Ontario English Catholic teachers ratify deal

By 
  • April 9, 2020

Ontario’s English Catholic teachers have ratified central terms of the agreement reached with the province last month that will put an end to labour unrest in the Catholic education system.

Members of OECTA, the Ontario English Catholic Teachers’ Association, voted to accept the deal reached March 12 after a two-day ratification vote April 7-8. OECTA was the first of four teachers’  unions to reach a tentative agreement with the province and the first to ratify in what has been a long and bitter process that has seen mass walkouts by educators that saw OECTA members withdraw services for four full days. 

Terms of the contract have not been released, though the Canadian Press reports it obtained a confidential memo that says OECTA agreed to a one-per-cent wage hike and four per cent on benefits. It had sought a two-per-cent increase but Premier Doug Ford had long insisted on the one per cent.

“This was a particularly difficult round of negotiations in which the government was seeking to implement significant cuts to publicly-funded education,” said Liz Stuart, OECTA president, in a news release. “Our bargaining team put in a tremendous amount of time and effort to reach an agreement that will allow Catholic teachers to continue providing high-quality education over the long term.”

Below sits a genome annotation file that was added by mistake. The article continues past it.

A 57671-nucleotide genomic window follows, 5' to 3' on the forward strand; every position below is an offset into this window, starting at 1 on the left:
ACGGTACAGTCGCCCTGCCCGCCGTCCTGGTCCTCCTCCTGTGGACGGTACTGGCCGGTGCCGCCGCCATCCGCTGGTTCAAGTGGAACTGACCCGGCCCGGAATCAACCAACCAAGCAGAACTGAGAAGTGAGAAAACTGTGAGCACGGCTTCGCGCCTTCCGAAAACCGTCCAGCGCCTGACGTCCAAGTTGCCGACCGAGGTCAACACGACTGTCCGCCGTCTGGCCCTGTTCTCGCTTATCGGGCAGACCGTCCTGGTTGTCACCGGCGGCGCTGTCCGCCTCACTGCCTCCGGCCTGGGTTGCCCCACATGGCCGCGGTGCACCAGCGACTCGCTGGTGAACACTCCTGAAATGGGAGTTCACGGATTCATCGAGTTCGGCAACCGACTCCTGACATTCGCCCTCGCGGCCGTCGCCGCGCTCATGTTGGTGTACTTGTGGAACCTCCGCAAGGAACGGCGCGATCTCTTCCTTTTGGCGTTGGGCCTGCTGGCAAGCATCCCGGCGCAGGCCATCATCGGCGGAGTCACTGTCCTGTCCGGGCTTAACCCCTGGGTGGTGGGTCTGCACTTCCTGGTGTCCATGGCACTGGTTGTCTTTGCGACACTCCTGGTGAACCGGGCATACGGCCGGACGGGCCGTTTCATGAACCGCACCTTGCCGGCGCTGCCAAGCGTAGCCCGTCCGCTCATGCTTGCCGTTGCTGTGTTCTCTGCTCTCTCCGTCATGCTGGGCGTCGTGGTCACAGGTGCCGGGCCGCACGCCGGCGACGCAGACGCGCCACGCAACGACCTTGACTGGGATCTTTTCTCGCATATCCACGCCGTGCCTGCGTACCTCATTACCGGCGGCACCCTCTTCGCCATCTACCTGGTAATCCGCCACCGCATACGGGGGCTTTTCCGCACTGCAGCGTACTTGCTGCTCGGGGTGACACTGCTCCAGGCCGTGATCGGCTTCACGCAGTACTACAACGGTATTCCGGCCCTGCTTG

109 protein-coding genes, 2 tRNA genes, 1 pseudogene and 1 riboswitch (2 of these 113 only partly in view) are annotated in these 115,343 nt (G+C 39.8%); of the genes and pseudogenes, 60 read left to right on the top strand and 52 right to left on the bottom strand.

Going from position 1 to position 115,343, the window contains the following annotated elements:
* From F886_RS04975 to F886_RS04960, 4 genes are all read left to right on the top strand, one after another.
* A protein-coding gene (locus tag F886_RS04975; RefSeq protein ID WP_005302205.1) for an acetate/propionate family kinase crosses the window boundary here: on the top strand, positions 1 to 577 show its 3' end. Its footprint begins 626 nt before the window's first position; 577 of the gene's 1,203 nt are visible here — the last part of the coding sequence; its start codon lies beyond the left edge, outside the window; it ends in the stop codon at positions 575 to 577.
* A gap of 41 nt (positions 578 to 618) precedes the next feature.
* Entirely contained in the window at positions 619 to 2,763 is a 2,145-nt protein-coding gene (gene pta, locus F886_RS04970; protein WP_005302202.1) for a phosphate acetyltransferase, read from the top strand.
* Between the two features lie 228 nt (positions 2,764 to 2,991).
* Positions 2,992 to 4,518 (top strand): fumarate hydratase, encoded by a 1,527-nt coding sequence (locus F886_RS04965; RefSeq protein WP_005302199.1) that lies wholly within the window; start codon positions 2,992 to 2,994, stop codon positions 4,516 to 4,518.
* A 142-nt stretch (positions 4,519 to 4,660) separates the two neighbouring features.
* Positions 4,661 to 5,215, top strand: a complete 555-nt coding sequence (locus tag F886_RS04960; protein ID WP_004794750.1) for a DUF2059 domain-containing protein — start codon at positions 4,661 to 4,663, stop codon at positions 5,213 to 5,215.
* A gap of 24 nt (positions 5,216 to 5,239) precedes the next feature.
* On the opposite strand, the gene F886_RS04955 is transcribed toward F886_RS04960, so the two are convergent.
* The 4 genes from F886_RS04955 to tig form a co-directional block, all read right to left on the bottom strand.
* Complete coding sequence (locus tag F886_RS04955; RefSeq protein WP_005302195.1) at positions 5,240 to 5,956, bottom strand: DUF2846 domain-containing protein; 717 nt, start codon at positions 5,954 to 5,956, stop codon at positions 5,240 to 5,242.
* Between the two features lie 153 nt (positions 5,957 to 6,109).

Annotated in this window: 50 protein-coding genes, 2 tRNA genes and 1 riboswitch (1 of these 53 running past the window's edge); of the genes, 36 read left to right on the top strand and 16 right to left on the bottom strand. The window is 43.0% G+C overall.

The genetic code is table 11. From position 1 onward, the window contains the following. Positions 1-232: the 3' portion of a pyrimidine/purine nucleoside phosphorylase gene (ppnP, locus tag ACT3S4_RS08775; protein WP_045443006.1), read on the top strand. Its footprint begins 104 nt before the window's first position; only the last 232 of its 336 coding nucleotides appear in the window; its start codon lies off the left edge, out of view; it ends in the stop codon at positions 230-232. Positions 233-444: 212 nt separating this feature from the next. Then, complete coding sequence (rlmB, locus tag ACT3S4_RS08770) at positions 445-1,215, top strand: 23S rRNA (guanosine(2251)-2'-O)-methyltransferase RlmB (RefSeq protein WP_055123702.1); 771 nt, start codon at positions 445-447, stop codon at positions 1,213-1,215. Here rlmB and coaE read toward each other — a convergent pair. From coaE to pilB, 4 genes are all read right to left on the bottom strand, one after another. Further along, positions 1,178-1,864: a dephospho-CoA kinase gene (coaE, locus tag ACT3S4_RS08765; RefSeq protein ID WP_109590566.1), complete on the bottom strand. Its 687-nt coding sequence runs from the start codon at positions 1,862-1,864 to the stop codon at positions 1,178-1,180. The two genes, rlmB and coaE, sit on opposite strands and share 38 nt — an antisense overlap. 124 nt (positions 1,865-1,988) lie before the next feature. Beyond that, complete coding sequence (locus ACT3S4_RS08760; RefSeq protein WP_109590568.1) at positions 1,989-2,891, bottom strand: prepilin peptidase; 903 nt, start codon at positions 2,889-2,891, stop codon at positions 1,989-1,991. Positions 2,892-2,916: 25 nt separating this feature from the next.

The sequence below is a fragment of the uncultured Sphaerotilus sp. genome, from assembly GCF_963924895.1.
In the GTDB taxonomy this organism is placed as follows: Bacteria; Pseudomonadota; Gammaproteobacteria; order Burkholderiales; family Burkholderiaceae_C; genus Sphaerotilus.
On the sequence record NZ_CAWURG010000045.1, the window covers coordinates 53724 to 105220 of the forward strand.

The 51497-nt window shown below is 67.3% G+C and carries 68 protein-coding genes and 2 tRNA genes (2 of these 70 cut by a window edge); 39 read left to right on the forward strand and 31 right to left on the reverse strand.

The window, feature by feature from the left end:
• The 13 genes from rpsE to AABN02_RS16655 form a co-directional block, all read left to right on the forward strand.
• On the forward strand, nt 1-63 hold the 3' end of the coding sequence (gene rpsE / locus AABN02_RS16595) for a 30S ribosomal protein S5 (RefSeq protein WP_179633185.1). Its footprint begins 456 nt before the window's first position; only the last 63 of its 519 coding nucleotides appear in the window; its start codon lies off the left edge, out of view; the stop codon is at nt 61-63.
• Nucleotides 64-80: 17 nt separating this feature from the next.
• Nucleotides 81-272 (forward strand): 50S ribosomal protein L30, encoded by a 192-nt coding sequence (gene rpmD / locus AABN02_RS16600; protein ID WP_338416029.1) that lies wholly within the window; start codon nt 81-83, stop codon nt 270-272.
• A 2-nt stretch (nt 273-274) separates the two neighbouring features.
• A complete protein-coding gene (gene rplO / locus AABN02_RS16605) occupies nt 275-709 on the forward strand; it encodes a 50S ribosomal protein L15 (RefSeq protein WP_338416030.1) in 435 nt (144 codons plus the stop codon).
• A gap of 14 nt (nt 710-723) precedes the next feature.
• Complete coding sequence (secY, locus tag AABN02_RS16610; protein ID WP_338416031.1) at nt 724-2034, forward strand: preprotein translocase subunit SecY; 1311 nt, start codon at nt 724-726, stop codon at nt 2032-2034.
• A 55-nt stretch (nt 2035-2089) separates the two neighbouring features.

Stuart said it achieved its goal of standing up for publicly-funded education by securing funding for vulnerable children and helping end plans for mandatory e-learning. The deal also allows OECTA to continue pursuing a Charter challenge on what it calls an “unconstitutional cap” on wage increases.

“Catholic teachers made it clear every step of the way that we would do what it took to stand up for students,” said Stuart.

Education Minister Stephen Lecce said the new deal ensures “predictability and certainty to parents, students and educators alike.”

“We will continue to advance efforts that improve and modernize Ontario’s education system and serve the needs of students and their families while being fiscally responsible,” Lecce said in a statement. “Our aim is to ensure our system is responsive and adaptive to the challenges on the horizon and we have full confidence that educators will rise to the challenge and work hard to ensure students learn and succeed.” 

With an agreement on central terms, also signed by the Ontario Catholic School Trustees’ Association, OECTA now begins negotiations between local units and school boards on their respective agreements.

Late in March, agreements were reached with French-language and elementary teachers. Ratification votes are scheduled for later this month. The union representing Ontario’s English public secondary school teachers resumed bargaining with the government on April 2.

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